Don’t forget that you can also walk across the Forth Road Bridge, the only one of the Forth Bridges that pedestrians do have access to. The 1.5 mile long walkway provides astounding views out over the Firth of Forth, especially of the Queensferry Crossing and Forth Rail Bridge.


There are several exciting wrecks in the Firth of Forth that you can dive to. HMS Campania was a Cunard Line cruise ship which was requisitioned in 1914 for the war effort. In 1918 she was transferred to the Forth where she met her demise due to an unfortunate accident, 6 days before the Armistice. HMS Saucy is another such wreck: she played a vital part during both World Wars by bringing supplies over from the Atlantic. She was sunk on 4 September 1940 after hitting a German mine. There are other ship wrecks in the Forth, including, Royal Archer, Boy Andrew and the Salvestria.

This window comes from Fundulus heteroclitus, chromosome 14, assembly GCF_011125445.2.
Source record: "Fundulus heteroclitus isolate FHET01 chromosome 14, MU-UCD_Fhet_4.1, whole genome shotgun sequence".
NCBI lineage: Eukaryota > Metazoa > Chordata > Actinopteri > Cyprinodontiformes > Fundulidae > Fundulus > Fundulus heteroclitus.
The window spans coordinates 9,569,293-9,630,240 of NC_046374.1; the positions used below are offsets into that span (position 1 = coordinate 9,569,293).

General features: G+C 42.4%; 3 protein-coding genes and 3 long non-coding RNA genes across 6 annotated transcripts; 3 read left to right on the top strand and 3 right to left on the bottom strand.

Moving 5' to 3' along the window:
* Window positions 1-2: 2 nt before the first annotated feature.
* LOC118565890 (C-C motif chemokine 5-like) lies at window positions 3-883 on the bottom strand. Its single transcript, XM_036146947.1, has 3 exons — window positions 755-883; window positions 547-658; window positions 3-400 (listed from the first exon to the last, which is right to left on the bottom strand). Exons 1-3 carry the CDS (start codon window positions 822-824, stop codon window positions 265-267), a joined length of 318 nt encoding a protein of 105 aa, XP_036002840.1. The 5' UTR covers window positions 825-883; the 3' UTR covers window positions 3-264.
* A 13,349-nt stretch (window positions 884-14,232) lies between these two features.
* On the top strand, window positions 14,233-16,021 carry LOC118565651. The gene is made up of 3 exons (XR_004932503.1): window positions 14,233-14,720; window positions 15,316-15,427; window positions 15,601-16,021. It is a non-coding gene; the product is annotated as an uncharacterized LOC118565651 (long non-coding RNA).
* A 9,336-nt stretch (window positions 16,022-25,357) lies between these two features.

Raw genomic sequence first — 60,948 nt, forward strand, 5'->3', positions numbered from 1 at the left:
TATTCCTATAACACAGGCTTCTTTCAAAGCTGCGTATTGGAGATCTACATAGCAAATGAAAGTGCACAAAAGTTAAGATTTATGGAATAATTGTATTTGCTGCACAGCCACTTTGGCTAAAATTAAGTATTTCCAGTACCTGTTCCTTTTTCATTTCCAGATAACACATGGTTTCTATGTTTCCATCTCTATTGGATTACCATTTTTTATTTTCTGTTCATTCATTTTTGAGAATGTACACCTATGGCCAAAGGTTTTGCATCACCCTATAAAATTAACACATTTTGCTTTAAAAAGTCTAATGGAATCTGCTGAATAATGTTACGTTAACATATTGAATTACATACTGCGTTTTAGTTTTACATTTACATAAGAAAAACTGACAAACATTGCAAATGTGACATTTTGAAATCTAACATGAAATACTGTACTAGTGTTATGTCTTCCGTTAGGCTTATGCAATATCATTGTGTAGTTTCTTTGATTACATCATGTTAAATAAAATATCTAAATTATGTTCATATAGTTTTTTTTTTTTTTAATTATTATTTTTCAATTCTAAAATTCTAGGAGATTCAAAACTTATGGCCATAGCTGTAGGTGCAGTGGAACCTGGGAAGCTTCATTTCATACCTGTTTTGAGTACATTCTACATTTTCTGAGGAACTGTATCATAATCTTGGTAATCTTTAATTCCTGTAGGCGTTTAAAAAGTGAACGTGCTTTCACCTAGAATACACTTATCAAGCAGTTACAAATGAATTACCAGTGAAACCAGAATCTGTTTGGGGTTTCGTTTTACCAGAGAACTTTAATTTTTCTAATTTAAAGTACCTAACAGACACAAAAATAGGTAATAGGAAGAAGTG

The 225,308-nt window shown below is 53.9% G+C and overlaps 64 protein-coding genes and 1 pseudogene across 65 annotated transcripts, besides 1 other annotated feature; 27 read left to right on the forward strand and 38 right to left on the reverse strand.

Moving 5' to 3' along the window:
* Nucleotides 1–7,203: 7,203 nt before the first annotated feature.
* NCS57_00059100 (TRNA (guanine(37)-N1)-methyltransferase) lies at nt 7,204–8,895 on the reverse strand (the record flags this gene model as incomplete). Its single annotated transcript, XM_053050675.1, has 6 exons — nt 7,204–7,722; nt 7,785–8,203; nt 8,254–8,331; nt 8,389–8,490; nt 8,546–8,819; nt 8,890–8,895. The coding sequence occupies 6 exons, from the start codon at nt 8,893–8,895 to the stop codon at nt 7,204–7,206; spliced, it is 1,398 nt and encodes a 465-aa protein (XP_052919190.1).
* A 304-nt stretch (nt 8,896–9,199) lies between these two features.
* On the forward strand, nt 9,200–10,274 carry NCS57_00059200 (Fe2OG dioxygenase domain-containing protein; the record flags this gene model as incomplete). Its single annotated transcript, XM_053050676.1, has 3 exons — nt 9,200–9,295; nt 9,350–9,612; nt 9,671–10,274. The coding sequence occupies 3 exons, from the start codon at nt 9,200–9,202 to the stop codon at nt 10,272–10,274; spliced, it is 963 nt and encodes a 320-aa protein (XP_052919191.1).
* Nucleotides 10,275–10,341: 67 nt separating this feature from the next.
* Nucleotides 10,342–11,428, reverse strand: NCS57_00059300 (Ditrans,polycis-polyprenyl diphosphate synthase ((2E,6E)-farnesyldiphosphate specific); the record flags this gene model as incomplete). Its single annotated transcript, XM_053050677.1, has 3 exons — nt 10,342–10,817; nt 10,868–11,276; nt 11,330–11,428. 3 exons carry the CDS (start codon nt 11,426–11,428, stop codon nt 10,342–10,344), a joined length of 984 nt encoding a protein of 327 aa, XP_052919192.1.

In addition to ship wrecks there is the wreck of a Grumman Avenger, which was an American torpedo bomber. It is still in amazing condition and is covered in marine life, making it the perfect dive site.

There are also some fascinating dive sites made from natural phenomenons in the Forth. One such is the Vows and Vulcan which consists of two parallel reefs which are covered in soft corals; as well as hiding many lobsters, crab and fish in their many nooks and crannies. One of the best dive sites on the East Coast of Scotland is the Blae Rock, as it has a large variety of soft corals.


It is possible to fly around the estuary in a single engine plane from a local airfield. Seeing the Firth of Forth from the sky is an amazing experience as you get to see the bridges and islands like never before.